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Enhancing Nuclear Safety


Common efforts of all key-players means one step forwards

Testimonials. Everyone plays a role in dose reduction: doctors, radiologists, technicians, patients, constructors and, in the backdrop, experts.

The professionals at the paediatric radiology department at Trousseau hospital (Paris) are convinced of this: dose reduction all started with one man, Prof. Hubert Ducou le Pointe, the clinical director. An evaluation system was therefore set up internally, in order to determine the dose dispensed in conventional radiology or computed tomography, for each of the 45,000 to 50,000 children consulting in the department each year.

This database originally resulted from collaboration between IRSN, looking for such information, and Prof. Ducou le Pointe's department, looking for someone to be able to process it. “I wanted to know what dose was dispensed according to which type of examination, and if the dose tended to be stable, to increase or to reduce”, he says, before admitting to be disappointed by the 2007 figures. We set up a protocol for each examination, according to the child's weight, and the study demonstrated that it was not followed through.”

A manipulator prepares a child for a brain scan. © PhilippeCastano / IRSN
Problem raised by the results of IRSN study: radiologists and technicians keep the same default settings, standard values determined by the constructor for a given patient type, instead of adjusting them to individual patients. It is sometimes difficult to change habits.

“When we began reducing the doses, we were confronted with dissatisfied radiologists”, says Laurence, CT-scan technician at Trousseau hospital since 1986; she nevertheless knows that she can count on the support of her department manager to convince certain radiologists still focussing too much on image quality. She also admits to her share of responsibility: "In stressful situations, when children are agitated or upset, we sometimes forget to adjust the settings."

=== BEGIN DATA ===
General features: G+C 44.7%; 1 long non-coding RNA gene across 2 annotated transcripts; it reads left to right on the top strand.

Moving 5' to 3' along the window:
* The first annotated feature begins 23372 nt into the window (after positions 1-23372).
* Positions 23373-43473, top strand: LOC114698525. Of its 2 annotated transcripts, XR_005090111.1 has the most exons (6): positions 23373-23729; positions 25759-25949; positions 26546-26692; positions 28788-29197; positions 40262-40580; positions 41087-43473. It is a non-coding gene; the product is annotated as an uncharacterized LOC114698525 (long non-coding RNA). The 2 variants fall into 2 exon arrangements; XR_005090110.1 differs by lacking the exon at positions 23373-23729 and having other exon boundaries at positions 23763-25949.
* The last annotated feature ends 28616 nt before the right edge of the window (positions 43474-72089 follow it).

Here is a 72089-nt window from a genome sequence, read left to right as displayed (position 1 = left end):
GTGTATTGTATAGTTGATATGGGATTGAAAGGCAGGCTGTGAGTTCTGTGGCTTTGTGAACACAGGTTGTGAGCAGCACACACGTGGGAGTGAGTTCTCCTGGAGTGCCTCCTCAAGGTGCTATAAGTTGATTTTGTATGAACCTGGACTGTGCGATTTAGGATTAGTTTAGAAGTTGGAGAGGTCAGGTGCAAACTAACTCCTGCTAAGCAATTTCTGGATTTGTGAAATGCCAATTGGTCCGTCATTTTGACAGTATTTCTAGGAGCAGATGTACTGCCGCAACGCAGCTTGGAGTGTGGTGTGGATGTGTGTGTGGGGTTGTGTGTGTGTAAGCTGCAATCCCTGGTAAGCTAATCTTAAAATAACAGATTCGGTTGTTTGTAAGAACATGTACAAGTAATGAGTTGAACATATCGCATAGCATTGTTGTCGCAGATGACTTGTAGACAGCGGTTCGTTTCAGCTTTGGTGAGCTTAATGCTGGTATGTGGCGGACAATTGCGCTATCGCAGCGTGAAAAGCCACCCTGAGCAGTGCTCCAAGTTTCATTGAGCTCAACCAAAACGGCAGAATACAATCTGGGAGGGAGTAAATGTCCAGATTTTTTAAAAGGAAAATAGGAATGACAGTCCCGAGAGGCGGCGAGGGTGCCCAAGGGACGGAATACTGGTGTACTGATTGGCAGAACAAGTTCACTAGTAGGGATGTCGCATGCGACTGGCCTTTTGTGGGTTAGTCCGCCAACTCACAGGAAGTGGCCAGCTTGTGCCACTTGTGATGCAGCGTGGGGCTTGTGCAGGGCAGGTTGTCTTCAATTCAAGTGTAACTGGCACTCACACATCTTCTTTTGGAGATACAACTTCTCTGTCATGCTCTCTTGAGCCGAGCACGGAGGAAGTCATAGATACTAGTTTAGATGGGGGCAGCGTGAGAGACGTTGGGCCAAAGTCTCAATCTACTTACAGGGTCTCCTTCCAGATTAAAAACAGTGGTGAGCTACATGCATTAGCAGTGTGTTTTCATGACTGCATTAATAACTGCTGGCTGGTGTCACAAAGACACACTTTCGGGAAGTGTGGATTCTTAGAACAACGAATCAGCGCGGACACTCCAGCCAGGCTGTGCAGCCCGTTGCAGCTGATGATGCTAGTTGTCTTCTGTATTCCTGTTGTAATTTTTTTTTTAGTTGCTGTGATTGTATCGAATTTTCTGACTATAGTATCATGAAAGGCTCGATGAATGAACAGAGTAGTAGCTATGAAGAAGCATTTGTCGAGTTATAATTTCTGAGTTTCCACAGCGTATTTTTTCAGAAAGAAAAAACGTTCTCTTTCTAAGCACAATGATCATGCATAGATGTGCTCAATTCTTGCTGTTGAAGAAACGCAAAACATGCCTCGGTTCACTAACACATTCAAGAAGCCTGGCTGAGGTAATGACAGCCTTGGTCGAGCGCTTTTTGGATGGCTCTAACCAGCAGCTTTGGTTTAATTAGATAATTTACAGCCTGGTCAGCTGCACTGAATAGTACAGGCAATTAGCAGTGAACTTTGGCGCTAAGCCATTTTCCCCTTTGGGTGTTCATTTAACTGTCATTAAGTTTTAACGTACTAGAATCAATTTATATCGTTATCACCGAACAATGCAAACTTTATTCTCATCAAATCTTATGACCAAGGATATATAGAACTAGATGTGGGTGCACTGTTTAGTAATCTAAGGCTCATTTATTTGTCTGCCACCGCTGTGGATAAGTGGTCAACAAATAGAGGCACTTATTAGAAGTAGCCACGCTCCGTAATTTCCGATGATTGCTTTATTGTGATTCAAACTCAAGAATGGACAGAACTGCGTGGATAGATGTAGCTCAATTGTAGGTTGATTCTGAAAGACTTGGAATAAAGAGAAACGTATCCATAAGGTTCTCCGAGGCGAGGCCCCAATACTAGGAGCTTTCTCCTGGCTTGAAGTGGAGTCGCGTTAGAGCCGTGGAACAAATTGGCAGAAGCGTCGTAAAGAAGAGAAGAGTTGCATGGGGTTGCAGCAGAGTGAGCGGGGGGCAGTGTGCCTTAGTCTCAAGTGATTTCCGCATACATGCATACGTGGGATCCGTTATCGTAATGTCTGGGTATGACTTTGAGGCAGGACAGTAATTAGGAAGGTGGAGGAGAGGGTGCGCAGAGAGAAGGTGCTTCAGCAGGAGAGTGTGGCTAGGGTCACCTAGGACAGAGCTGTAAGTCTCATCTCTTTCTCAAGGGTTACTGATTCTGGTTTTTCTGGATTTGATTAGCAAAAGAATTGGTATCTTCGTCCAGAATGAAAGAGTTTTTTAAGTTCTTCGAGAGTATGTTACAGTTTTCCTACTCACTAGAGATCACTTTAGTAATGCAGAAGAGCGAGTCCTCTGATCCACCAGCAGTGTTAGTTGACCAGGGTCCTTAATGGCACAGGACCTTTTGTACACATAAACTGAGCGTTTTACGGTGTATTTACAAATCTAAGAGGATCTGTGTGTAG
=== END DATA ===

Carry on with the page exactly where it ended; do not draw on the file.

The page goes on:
However, radiation protection is not limited to settings alone. Significant research has also been conducted in relation with the justification for such examinations. “In CT-scanning, an appointment is not given without the prior agreement of the department radiologist”, explains Laurence. “In conventional radiology, images that are considered to be pointless are not taken.” Special attention is also paid to the use of gonad shields or to the position: for an x-ray of the hand, the child must turn their head and place their legs to the side. In other words, many new routines to put into practice on a daily basis and to pass on to young technicians, generally already made highly aware of radiation protection during their training.


The need for regular reminders
Dr Christelle NGuyen Bourgain, paediatrician in the emergency department at Trousseau hospital (Paris).

An initial evaluation of the number of chest x-rays prescribed in our emergency department in February 2007, showed that 25% of the examinations were not justified. Coughing and fever for 24 or 48 hours are enough for a chest x-ray to be wrongfully prescribed, for fear of neglecting pneumopathy.

We edited an information sheet recalling the rules for prescription, for both junior doctors and senior doctors supervising them. Two months later, the number of non-necessary imaging examinations had dropped to 10%. But the bad habits gradually came back: 13% in October 2007, and 24 % in June 2009. Regular reminders are as much necessary as effective: in September 2010, the measures once again lowered the number of unjustified chest x-rays to 16%.

Results of a joint effort